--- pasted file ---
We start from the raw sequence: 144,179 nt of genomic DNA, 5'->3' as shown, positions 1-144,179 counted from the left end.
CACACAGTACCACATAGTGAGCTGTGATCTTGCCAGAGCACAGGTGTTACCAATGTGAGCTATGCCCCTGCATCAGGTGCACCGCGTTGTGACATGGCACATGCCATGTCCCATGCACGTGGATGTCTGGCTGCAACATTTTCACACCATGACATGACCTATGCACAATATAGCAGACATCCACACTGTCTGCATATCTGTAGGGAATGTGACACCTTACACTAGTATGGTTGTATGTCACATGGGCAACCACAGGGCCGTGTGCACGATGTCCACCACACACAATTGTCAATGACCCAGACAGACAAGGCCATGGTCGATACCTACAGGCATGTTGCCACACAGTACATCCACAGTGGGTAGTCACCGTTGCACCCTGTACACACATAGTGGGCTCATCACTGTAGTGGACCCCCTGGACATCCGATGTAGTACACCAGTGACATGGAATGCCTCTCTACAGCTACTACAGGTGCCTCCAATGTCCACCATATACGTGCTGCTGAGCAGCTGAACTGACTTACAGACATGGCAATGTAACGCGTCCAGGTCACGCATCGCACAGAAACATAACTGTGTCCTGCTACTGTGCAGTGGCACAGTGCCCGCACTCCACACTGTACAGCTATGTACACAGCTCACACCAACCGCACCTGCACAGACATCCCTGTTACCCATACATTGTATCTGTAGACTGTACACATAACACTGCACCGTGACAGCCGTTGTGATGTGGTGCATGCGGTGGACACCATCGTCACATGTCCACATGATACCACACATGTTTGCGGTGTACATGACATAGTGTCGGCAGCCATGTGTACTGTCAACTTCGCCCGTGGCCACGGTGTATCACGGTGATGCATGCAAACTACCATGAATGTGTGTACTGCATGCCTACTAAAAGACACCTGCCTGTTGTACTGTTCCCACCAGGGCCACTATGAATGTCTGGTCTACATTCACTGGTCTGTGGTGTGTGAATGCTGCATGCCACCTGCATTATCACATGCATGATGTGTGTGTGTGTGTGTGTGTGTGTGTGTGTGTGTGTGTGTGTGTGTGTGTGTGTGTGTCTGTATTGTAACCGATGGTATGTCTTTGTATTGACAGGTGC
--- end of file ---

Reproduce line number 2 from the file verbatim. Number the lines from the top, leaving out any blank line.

CACACAGTACCACATAGTGAGCTGTGATCTTGCCAGAGCACAGGTGTTACCAATGTGAGCTATGCCCCTGCATCAGGTGCACCGCGTTGTGACATGGCACATGCCATGTCCCATGCACGTGGATGTCTGGCTGCAACATTTTCACACCATGACATGACCTATGCACAATATAGCAGACATCCACACTGTCTGCATATCTGTAGGGAATGTGACACCTTACACTAGTATGGTTGTATGTCACATGGGCAACCACAGGGCCGTGTGCACGATGTCCACCACACACAATTGTCAATGACCCAGACAGACAAGGCCATGGTCGATACCTACAGGCATGTTGCCACACAGTACATCCACAGTGGGTAGTCACCGTTGCACCCTGTACACACATAGTGGGCTCATCACTGTAGTGGACCCCCTGGACATCCGATGTAGTACACCAGTGACATGGAATGCCTCTCTACAGCTACTACAGGTGCCTCCAATGTCCACCATATACGTGCTGCTGAGCAGCTGAACTGACTTACAGACATGGCAATGTAACGCGTCCAGGTCACGCATCGCACAGAAACATAACTGTGTCCTGCTACTGTGCAGTGGCACAGTGCCCGCACTCCACACTGTACAGCTATGTACACAGCTCACACCAACCGCACCTGCACAGACATCCCTGTTACCCATACATTGTATCTGTAGACTGTACACATAACACTGCACCGTGACAGCCGTTGTGATGTGGTGCATGCGGTGGACACCATCGTCACATGTCCACATGATACCACACATGTTTGCGGTGTACATGACATAGTGTCGGCAGCCATGTGTACTGTCAACTTCGCCCGTGGCCACGGTGTATCACGGTGATGCATGCAAACTACCATGAATGTGTGTACTGCATGCCTACTAAAAGACACCTGCCTGTTGTACTGTTCCCACCAGGGCCACTATGAATGTCTGGTCTACATTCACTGGTCTGTGGTGTGTGAATGCTGCATGCCACCTGCATTATCACATGCATGATGTGTGTGTGTGTGTGTGTGTGTGTGTGTGTGTGTGTGTGTGTGTGTGTGTGTGTGTGTCTGTATTGTAACCGATGGTATGTCTTTGTATTGACAGGTGC